In my own ex­pe­ri­ence, my re­la­tion­ships with the Jewish com­mu­ni­ties of Iran and Iraq run far deeper than my ties with Mus­lims from other parts of the world, be­cause we both lay claim to a com­mon back­ground, lan­guage and mem­o­ries and cul­ture. I can cel­e­brate Shab­bat with some­one from Per­sia, and feel right at home do­ing so.

It should not come as a sur­prise that the ma­jor­ity of Mus­lims in the UK know lit­tle of the is­sues un­fold­ing in the Mid­dle East. Yet they feel iso­lated when the me­dia and some in so­ci­ety make Mus­lims feel they are on trial.

I have heard sim­i­lar sen­ti­ments from many of our Jewish friends who have said to me that, even if they dis­agree with a par­tic­u­lar pol­icy of the Is­raeli gov­ern­ment, they feel they are held on trial for it and must de­fend it as it is the whole and not just a pol­icy which is be­ing at­tacked.

When I look at Europe and the chal­lenges faced by our com­mu­ni­ties, it be­comes ap­par­ent that the plight of both Jews and Mus­lims have sim­i­lar­i­ties. In fact, there is much the Mus­lim com­mu­nity can learn from the Jewish com­mu­nity — specif­i­cally how they have de­vel­oped and in­te­grated.

The worst thing the Mus­lim com­mu­nity can do is feel vic­timised, as this may lead to be­com­ing more in­su­lar. Lessons can be taken from the Jewish com­mu­nity on how best to pre­vent this.

This is where I think grass­roots ini­tia­tives such as Mitz­vah Day and Nisa-Nashim — the Jewish Mus­lim Women’s Net­work — are vi­tal. Lead­ers may de­cide pol­icy but it’s not pol­icy that changes hearts. It’s peo­ple who change hearts. It’s grass­roots work that changes hearts. It’s women who change hearts.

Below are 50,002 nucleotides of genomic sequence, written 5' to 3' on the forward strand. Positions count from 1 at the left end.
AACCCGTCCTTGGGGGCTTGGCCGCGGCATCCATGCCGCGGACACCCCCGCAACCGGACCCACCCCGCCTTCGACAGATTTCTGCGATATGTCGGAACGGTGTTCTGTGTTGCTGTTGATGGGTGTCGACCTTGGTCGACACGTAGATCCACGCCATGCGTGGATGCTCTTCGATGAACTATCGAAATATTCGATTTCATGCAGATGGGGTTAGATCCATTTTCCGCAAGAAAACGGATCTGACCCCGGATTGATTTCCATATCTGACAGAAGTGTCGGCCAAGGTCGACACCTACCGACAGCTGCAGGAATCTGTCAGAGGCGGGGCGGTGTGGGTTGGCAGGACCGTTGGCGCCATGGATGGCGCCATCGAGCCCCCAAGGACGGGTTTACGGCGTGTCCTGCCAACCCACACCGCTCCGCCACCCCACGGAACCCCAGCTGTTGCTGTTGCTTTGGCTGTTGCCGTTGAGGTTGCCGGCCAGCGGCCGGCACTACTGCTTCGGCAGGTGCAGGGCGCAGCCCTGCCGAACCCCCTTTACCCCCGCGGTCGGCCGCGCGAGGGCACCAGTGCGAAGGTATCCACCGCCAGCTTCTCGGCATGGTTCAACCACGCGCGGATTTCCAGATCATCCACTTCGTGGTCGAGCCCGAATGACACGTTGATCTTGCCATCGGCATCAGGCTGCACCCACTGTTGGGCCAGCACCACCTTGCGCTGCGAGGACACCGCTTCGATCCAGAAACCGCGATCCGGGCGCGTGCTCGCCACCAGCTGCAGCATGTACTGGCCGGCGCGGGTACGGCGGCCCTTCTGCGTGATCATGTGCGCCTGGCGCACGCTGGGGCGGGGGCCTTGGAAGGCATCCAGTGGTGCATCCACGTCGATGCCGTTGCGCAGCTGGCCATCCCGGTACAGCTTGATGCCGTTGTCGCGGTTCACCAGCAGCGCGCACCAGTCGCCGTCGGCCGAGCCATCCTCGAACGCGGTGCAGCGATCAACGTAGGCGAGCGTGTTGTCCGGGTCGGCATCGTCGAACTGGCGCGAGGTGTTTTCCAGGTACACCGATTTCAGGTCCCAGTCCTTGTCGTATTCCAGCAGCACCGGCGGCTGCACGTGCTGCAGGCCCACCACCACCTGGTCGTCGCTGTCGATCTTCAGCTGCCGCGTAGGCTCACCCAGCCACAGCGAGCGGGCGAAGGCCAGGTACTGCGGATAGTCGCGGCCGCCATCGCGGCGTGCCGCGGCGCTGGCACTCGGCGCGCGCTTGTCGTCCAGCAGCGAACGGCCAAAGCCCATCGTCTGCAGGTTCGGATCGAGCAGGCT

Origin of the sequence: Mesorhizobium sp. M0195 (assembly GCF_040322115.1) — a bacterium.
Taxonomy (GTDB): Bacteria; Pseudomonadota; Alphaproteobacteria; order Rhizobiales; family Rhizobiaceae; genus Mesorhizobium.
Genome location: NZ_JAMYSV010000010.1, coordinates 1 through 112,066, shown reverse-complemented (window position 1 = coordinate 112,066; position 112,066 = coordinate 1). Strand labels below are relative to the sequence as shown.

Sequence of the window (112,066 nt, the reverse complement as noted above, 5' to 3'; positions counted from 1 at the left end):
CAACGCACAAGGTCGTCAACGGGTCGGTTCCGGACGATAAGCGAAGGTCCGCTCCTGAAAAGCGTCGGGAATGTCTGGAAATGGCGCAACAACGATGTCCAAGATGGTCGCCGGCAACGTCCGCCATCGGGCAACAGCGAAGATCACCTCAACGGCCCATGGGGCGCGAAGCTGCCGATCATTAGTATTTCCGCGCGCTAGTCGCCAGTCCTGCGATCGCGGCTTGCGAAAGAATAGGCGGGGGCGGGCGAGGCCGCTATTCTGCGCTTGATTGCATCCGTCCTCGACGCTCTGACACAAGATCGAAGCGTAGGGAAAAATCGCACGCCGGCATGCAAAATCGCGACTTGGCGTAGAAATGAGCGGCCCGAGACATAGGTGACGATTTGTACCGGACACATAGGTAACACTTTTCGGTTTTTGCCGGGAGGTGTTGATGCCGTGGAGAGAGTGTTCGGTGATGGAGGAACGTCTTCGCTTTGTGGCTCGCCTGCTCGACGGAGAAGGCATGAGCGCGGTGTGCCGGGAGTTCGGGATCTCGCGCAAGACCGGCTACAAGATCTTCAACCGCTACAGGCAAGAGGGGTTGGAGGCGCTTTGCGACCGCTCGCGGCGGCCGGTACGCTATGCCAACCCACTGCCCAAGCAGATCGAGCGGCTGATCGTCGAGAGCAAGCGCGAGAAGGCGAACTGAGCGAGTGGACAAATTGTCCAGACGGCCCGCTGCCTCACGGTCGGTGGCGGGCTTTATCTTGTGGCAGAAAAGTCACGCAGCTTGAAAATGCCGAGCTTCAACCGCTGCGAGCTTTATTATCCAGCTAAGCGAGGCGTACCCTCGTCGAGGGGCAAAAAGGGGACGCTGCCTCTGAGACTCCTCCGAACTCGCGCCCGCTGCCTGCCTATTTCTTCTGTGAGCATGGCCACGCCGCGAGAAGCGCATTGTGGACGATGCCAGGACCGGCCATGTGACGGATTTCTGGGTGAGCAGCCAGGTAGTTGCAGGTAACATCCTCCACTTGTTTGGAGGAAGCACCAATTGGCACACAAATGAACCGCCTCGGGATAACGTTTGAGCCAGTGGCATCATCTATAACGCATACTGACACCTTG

The Mus­lim com­mu­nity is very tra­di­tional; its back­bone are the moth­ers, daugh­ters and sis­ters. If Mus­lim and Jewish women are seen to be en­gag­ing to­gether, then a gener- ation will fol­low. This is why NisaNashim is so very im­por­tant, as it de­vel­ops those re­la­tion­ships.

I am also proud that a record num­ber of Mus­lims, from imams and elders to young peo­ple and oth­ers in the grass­roots, are tak­ing part in Mitz­vah Day — the Jewish­led day of so­cial ac­tion on Sun­day Novem­ber 22.

For ex­am­ple, in Lon­don, women from both com­mu­ni­ties will be cook­ing to­gether at JW3 with the food go­ing to a home­less shel­ter. In Leeds, mem­bers of the lo­cal syn­a­gogue and mosque are com­ing to­gether to clean up the area. At York Univer­sity, Jewish and Mus­lim stu­dents will be giv­ing blood.

Is­lam, like Ju­daism, es­sen­tially boils down to two things — your duty to God and your duty to hu­man­ity.

Mus­lims part­ner­ing Jews on Mitz­vah Day is cru­cial to demon­strate this — show­ing how we work to­gether as one in our com­mon hu­man­ity.

Thanks to th­ese grass­roots ini­tia­tives, we are wit­ness­ing greater co­op­er­a­tion and ac­cep­tance. And so, if an is­sue were to arise, I am con­fi­dent that the Mus­lim com­mu­nity would be the quick­est to of­fer its sup­port to the Jewish com­mu­nity, and vice versa.

Th­ese ini­tia­tives also bring about sig­nif­i­cant so­cial de­vel­op­ment. You may not see the fruits of it right away, but you are de­vel­op­ing a fu­ture gen­er­a­tion, where deeper Mus­lim/ Jewish re­la­tion­ships will lead to the for­ma­tion of sin­cere friend­ships.

And that cre­ates for us all a more pos­i­tive fu­ture. Sheikh Sayed Ab­bas Razawi is a se­nior imam and chair of ex­ter­nal pol­icy for the Shi’a Coun­cil of Schol­ars